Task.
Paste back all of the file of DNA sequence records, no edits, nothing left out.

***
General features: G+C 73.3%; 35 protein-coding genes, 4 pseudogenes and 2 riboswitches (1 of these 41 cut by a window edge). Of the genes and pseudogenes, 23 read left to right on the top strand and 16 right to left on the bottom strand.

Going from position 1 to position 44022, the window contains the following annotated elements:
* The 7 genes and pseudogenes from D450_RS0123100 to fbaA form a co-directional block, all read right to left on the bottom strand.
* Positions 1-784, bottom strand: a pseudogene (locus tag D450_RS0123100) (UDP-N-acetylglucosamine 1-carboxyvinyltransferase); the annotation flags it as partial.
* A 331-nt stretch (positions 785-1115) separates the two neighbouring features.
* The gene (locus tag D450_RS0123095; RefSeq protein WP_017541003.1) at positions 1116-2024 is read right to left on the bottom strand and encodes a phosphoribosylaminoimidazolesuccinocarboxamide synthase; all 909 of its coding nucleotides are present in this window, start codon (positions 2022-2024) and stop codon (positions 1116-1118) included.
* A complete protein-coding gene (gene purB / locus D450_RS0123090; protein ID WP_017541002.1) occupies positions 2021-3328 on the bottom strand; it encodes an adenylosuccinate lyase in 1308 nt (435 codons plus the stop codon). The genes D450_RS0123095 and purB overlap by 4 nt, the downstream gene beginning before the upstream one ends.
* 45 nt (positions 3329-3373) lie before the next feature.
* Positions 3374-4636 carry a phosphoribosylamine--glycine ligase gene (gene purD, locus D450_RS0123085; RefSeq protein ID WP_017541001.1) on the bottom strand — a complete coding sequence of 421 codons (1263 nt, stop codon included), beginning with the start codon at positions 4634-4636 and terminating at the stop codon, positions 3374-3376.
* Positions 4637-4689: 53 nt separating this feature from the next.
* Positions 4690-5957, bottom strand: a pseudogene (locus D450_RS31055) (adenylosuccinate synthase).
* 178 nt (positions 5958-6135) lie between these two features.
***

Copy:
General features: G+C 73.3%; 35 protein-coding genes, 4 pseudogenes and 2 riboswitches (1 of these 41 cut by a window edge). Of the genes and pseudogenes, 23 read left to right on the top strand and 16 right to left on the bottom strand.

Going from position 1 to position 44022, the window contains the following annotated elements:
* The 7 genes and pseudogenes from D450_RS0123100 to fbaA form a co-directional block, all read right to left on the bottom strand.
* Positions 1-784, bottom strand: a pseudogene (locus tag D450_RS0123100) (UDP-N-acetylglucosamine 1-carboxyvinyltransferase); the annotation flags it as partial.
* A 331-nt stretch (positions 785-1115) separates the two neighbouring features.
* The gene (locus tag D450_RS0123095; RefSeq protein WP_017541003.1) at positions 1116-2024 is read right to left on the bottom strand and encodes a phosphoribosylaminoimidazolesuccinocarboxamide synthase; all 909 of its coding nucleotides are present in this window, start codon (positions 2022-2024) and stop codon (positions 1116-1118) included.
* A complete protein-coding gene (gene purB / locus D450_RS0123090; protein ID WP_017541002.1) occupies positions 2021-3328 on the bottom strand; it encodes an adenylosuccinate lyase in 1308 nt (435 codons plus the stop codon). The genes D450_RS0123095 and purB overlap by 4 nt, the downstream gene beginning before the upstream one ends.
* 45 nt (positions 3329-3373) lie before the next feature.
* Positions 3374-4636 carry a phosphoribosylamine--glycine ligase gene (gene purD, locus D450_RS0123085; RefSeq protein ID WP_017541001.1) on the bottom strand — a complete coding sequence of 421 codons (1263 nt, stop codon included), beginning with the start codon at positions 4634-4636 and terminating at the stop codon, positions 3374-3376.
* Positions 4637-4689: 53 nt separating this feature from the next.
* Positions 4690-5957, bottom strand: a pseudogene (locus D450_RS31055) (adenylosuccinate synthase).
* 178 nt (positions 5958-6135) lie between these two features.